Barbara Simons, president of the Assn. for Computing Machinery, told the
participants at the White House summit last month that when teachers
acquire advanced technology training, they often leave teaching for
higher-paying jobs in the industry itself. This was confirmed recently in
a report by the Joint Venture Silicon Valley organization. 

"Systems administrators can get starting salaries of $80,000 per year in
the valley now," Simons said. "And many of these people have no degree in
computer science." That figure is often double or more the salary of
public school teachers, and there's far more money to be made after just a
few years in the private sector. 

The lack of qualified teachers in high-tech subjects is reaching crisis
proportions in schools, from K-12 to top-tier university research
programs.  Some experts refer to this as the "seed corn" problem. That is,
if we eat our seed corn -- meaning the people who will train the future
generation of technologists -- we may stifle economic growth altogether. 

There are many obstacles to a solution. Teachers unions, for example, have
opposed salary differentials for teachers in public schools. But the most
fundamental obstacle is that most schools and universities simply can't
pay salaries competitive with the private sector. 

This problem is compounded by the technology industry's campaign to keep
the Internet a tax-free zone. If e-commerce grows as expected and remains
tax-free, public revenues will decline and the prospect of improving
schools and raising teacher salaries will become even more remote. 

The technology industry is sending mixed signals about the kinds of
workers it needs. Top-level managers consistently say they want workers
with generic skills such as problem-solving, communication, ability for
teamwork and independent initiative. 

But the classified ads tell a different story: There, employers say they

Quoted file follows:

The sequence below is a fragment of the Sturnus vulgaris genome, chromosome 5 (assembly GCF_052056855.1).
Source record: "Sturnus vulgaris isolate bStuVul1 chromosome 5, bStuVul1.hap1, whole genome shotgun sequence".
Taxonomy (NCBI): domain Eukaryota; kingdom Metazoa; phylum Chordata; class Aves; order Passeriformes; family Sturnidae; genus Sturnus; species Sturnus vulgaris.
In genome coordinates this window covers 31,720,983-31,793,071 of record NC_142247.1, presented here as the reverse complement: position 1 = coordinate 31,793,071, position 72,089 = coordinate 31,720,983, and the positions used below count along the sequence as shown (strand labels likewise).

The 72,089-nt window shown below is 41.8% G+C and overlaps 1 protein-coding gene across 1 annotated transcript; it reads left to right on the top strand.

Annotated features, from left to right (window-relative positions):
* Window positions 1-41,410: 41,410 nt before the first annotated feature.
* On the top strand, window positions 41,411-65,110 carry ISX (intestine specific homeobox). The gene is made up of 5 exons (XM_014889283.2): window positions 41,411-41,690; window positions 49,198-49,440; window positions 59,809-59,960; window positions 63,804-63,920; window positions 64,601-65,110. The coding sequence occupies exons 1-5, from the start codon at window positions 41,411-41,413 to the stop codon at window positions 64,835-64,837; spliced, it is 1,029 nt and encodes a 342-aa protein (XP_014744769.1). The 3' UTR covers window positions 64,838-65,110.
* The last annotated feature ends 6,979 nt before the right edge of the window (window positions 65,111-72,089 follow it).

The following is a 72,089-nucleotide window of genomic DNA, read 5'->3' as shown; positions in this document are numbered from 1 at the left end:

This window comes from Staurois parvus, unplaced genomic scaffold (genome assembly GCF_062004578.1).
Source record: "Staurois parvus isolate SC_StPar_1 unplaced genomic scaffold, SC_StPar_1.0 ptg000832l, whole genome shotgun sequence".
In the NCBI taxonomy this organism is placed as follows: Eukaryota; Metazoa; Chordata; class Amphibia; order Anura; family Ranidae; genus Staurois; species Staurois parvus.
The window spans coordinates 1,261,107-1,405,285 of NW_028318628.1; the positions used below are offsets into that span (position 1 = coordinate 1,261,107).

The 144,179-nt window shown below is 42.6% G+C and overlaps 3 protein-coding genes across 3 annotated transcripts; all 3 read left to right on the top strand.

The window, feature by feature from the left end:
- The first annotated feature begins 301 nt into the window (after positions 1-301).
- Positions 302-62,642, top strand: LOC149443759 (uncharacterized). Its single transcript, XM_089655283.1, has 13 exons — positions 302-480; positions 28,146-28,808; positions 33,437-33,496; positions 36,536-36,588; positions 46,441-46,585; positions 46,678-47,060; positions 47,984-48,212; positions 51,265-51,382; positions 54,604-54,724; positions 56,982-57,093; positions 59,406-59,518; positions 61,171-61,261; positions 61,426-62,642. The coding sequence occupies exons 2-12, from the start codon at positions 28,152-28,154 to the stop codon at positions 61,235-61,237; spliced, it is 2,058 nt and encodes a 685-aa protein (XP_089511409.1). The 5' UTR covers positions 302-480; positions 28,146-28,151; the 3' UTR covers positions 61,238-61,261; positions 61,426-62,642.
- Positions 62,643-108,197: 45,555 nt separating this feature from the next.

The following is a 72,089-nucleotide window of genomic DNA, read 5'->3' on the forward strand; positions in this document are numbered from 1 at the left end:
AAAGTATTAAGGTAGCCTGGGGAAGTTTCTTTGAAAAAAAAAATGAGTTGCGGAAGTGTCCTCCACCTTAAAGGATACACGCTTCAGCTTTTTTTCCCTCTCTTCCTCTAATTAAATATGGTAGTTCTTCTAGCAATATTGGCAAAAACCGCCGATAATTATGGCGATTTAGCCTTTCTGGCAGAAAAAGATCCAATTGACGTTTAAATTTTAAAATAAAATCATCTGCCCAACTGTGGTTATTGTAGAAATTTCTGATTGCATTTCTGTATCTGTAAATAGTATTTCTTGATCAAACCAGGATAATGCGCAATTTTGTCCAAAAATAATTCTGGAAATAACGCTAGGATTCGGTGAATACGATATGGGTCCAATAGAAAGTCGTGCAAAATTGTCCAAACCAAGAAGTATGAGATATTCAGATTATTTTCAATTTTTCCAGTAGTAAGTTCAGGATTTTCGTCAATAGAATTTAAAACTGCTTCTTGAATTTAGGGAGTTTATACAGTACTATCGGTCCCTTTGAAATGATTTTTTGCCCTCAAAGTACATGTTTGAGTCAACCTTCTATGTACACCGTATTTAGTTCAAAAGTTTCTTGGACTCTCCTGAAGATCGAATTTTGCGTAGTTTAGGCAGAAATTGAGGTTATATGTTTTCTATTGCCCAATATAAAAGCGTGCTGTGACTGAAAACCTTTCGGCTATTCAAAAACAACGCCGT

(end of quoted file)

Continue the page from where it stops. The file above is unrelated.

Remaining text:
want people with specific technical skills and experience. The employment
ads are a blizzard of technical acronyms and jargon that must be
discouraging to young job-seekers. 

Technical workers also know they are largely self-taught. Young computer
experts even complain that school programs get in the way of what they
need and want to know. 

Judith Lambrecht, a business professor at the University of Minnesota,
agrees that most formal training programs are not very helpful. "Students
who just get the basics, and that's all, never really link it to
real-world problems. This is what people have when they're self-taught,"
she said. 

The best training programs get students into internships, real-world
exercises and problem-solving and foster students' ability to tinker with
software and hardware, she said. 

But for most schools, there's an imperative pointing to "efficiency,
credits and serving lots of students at once," Lambrecht says. "That's why
teaching devolves into such systematic, mindless learning," she says,
exactly the opposite of what attracts or prepares students. 

Finally, there's a spectacular gulf between how people learn technology
skills and the current enthusiasm for standardized tests. Both Al Gore and
George W. Bush have endorsed standardized tests for school accountability. 
Bush has staked his reputation for educational improvement in Texas on the
state's public school exam. 

But there is little or no connection between such tests and acquiring
technology skills. Indeed, some Texas schools have de-emphasized computer
use because the technology is a distraction from preparing their students
for the state test. 

Lambrecht says the best practices for technology training and standardized
testing "are diametrically opposed." 

"It's hard to do project-based learning and get predictable outcomes," she

Standardized testing turns out students who are more or less the same,
shaped by the questions on the test, whereas the tech industry wants
innovators, tinkerers and people who think "outside the box." 

Controversies about educational philosophies and approaches are not new in
the U.S. and probably will never go away. But it's certainly time for the
technology industry and politicians to get beyond empty, uninformed and
contradictory placebos and photo ops with poor people, and to start to
engage the hard problems we need to solve. 

Gary Chapman is director of the 21st Century Project at the University of
Texas at Austin. He can be reached at